The Economic Future of Liberal Arts Colleges
By: Alison Byerly, Professor at Middlebury College, Visiting Scholar at MIT; and Incoming President of Lafayette College (July 2013)
Last week’s AAC&U session on “The Economic Future of Liberal Arts Colleges” has already been described in Inside Higher Ed (IHE) as a bombshell that stunned the sizable audience into “uncomfortable silence.” The centerpiece of the session was a presentation by Charles Blaich and Kathy Wise of a comparison of data about college expenses from the Delta Cost Project with data about learning outcomes from the Wabash National Study. They posed two questions: Are some institutions more effective than others at offering a high-quality academic experience with fewer resources? And more generally, what is the cost-benefit balance between a high-quality environment and cost? The answer was summed up by IHE in the title of its article on the session: “Not Getting What They Pay For.”
The smoking gun in this argument was a scatter plot mapping the educational cost per student of forty-five unidentified schools against their scores on the National Survey of Student Engagement (NSSE). NSSE surveys students about their own experience of a variety of high-impact educational practices: frequent interaction with faculty, a high level of expectation and challenge, interactional diversity, and opportunities for reflective thinking. The presenters suggested that there is a correlation between high price and high-impact practices, but that it is “extraordinarily weak.” The more expensive schools score higher, but not as much higher as one might expect given the cost differential. They achieve relatively little gain for increased expenditures. Charles Blaich, in presenting the data, noted that each two-point percentage increase came at the cost of an additional five million dollars. Within one selected band of schools, very similar NSSE scores were seen at two institutions with very different per-student costs: $9225 at one institution, and $53,521 at the other. The less expensive schools, he concluded, offer “more bang for the buck.”
The audience raised a number of questions about the data. For example, did the cost per student account for different graduation rates? (It did not). Did the study attempt to account for educational activities, such as research, that are not directly related to instructional cost? (No.) And are the NSSE parameters the best measure of “value”? One questioner noted that the less expensive schools keep costs down by using fewer tenured faculty who are researchers as well as teachers, and, instead, using more adjuncts who are paid (less) simply to teach. When asked whether he thought that it was important to the intellectual enterprise that faculty at the high-end institutions do research as well as teaching, Blaich responded that “research is a good, yes,” but that most liberal-arts colleges identify themselves as teaching institutions. It seemed clear at the time, and in conversations afterwards, that what many listeners found most problematic about the presentation was not simply the idea that a less expensive school might be very effective according to the terms of the NSSE survey, but by the use of the limited NSSE parameters as a simple proxy for “value.”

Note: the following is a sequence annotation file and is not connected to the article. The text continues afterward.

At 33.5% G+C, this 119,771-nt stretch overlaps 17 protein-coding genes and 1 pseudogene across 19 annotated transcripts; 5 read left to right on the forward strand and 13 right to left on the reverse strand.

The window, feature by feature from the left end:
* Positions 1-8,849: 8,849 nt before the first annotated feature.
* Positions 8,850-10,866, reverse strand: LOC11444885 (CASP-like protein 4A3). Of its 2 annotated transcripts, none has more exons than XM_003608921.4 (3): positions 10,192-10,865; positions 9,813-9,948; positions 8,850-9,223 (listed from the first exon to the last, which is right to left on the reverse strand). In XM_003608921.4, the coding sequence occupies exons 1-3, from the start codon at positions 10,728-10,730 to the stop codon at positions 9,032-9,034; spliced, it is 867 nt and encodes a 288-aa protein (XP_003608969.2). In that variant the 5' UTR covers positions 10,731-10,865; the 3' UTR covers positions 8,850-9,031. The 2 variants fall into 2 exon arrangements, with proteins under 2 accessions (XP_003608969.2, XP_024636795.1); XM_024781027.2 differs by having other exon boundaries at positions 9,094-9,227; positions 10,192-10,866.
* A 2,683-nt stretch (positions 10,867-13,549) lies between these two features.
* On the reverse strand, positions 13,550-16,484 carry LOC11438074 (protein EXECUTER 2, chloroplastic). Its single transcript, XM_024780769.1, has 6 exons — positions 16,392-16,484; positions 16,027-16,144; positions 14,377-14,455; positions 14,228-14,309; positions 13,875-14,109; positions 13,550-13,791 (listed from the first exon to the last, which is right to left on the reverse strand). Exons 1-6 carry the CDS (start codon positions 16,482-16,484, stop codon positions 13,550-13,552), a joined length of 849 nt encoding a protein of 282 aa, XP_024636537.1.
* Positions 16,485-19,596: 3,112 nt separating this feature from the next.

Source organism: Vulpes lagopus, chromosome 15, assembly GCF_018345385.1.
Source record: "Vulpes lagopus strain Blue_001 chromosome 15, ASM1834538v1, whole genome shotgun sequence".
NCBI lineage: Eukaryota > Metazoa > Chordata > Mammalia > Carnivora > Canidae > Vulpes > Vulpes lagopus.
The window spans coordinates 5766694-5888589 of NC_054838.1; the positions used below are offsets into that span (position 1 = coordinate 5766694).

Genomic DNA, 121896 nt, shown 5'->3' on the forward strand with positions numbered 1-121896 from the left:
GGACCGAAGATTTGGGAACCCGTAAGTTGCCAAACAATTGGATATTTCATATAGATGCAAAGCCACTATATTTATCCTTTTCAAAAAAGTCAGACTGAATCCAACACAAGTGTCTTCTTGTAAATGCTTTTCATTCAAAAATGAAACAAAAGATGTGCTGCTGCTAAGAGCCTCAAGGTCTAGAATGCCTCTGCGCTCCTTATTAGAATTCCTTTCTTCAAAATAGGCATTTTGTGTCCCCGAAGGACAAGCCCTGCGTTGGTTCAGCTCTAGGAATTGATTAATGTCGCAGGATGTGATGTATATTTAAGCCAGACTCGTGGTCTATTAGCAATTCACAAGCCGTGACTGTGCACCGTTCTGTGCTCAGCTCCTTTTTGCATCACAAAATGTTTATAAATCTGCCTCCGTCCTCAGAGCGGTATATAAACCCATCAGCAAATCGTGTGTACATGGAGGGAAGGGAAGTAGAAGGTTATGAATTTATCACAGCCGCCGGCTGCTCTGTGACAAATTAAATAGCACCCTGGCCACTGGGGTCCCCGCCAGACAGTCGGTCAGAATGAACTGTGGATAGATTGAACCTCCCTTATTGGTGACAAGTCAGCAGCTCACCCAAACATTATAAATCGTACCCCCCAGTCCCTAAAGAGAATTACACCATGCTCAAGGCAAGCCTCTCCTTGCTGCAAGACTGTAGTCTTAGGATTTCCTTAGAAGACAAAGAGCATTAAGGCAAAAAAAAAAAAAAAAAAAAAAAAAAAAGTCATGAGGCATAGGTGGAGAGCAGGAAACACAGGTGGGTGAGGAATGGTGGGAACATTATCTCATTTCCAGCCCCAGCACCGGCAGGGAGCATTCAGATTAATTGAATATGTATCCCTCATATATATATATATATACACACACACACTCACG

The session did not offer any crystal-ball predictions about the economic future of liberal arts colleges. The presenters, who have not yet published their data, seemed confident that their chart offers clear evidence that some educational environments are more expensive than they need to be, and it certainly seems likely that circulation of this information will add grist to current public debates about the high cost of elite liberal arts colleges. But as Nate Silver points out in The Signal and the Noise, data is most effective in making predictions when you have multiple data sets that can be aggregated and cross-checked. The data presented in this session were fascinating, but the analysis—admittedly, a preliminary analysis—seemed somewhat reductionist in its reliance on a single set of measures. While NSSE is currently the most popular assessment tool being used by colleges and universities, recent studies have questioned its validity as a measure of student success, noting the “lack of any statistically significant relationship between NSSE scores and either grades or retention rates.” Those of us who teach and work at liberal arts colleges are not likely to be persuaded, without an argument, that aspects of the liberal arts college environment not captured by the NSSE data are irrelevant to the value of the experience.
We all recognize the urgency of the need to reexamine our economic model, and focus our resources in ways that best serve our core mission. But realistically speaking, if you are going to frame the argument in terms of economic value, you cannot afford to dismiss the idea that the reputation or prestige of particular institutions is part of the “value” that leads students to prefer diplomas from one college over another, and that some of this value results from long-term investments in the academic enterprise that are not visible in student responses to a general survey about their own level of engagement in particular activities and practices. This study is an important intervention in a critical debate, and deserves the attention it is likely to receive. But we should be wary of allowing it to dominate the “value proposition” discussion.